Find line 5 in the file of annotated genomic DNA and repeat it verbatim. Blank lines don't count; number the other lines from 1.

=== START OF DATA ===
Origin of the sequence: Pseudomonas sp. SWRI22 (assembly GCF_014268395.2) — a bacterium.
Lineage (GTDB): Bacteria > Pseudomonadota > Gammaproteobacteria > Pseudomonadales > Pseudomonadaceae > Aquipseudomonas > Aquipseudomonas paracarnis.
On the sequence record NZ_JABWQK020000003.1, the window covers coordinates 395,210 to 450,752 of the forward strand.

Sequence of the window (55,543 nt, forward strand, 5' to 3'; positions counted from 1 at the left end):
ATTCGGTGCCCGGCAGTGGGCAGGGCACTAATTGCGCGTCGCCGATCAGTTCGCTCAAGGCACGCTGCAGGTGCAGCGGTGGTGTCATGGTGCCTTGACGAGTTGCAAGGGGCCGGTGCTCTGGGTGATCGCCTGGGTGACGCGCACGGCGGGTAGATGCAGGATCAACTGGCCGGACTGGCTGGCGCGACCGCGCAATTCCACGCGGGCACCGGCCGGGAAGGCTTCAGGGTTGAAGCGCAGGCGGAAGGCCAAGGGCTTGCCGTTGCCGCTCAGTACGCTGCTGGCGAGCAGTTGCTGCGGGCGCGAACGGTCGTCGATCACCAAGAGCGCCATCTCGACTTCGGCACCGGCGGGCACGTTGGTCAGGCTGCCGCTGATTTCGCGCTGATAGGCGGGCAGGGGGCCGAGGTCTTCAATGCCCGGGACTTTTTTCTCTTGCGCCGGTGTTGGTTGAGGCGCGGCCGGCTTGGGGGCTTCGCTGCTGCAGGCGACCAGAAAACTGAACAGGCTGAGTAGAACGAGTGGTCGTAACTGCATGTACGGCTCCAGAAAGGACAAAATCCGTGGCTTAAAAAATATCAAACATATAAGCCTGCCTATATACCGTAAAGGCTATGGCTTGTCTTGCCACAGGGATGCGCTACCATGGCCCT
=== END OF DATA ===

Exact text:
ATTCGGTGCCCGGCAGTGGGCAGGGCACTAATTGCGCGTCGCCGATCAGTTCGCTCAAGGCACGCTGCAGGTGCAGCGGTGGTGTCATGGTGCCTTGACGAGTTGCAAGGGGCCGGTGCTCTGGGTGATCGCCTGGGTGACGCGCACGGCGGGTAGATGCAGGATCAACTGGCCGGACTGGCTGGCGCGACCGCGCAATTCCACGCGGGCACCGGCCGGGAAGGCTTCAGGGTTGAAGCGCAGGCGGAAGGCCAAGGGCTTGCCGTTGCCGCTCAGTACGCTGCTGGCGAGCAGTTGCTGCGGGCGCGAACGGTCGTCGATCACCAAGAGCGCCATCTCGACTTCGGCACCGGCGGGCACGTTGGTCAGGCTGCCGCTGATTTCGCGCTGATAGGCGGGCAGGGGGCCGAGGTCTTCAATGCCCGGGACTTTTTTCTCTTGCGCCGGTGTTGGTTGAGGCGCGGCCGGCTTGGGGGCTTCGCTGCTGCAGGCGACCAGAAAACTGAACAGGCTGAGTAGAACGAGTGGTCGTAACTGCATGTACGGCTCCAGAAAGGACAAAATCCGTGGCTTAAAAAATATCAAACATATAAGCCTGCCTATATACCGTAAAGGCTATGGCTTGTCTTGCCACAGGGATGCGCTACCATGGCCCT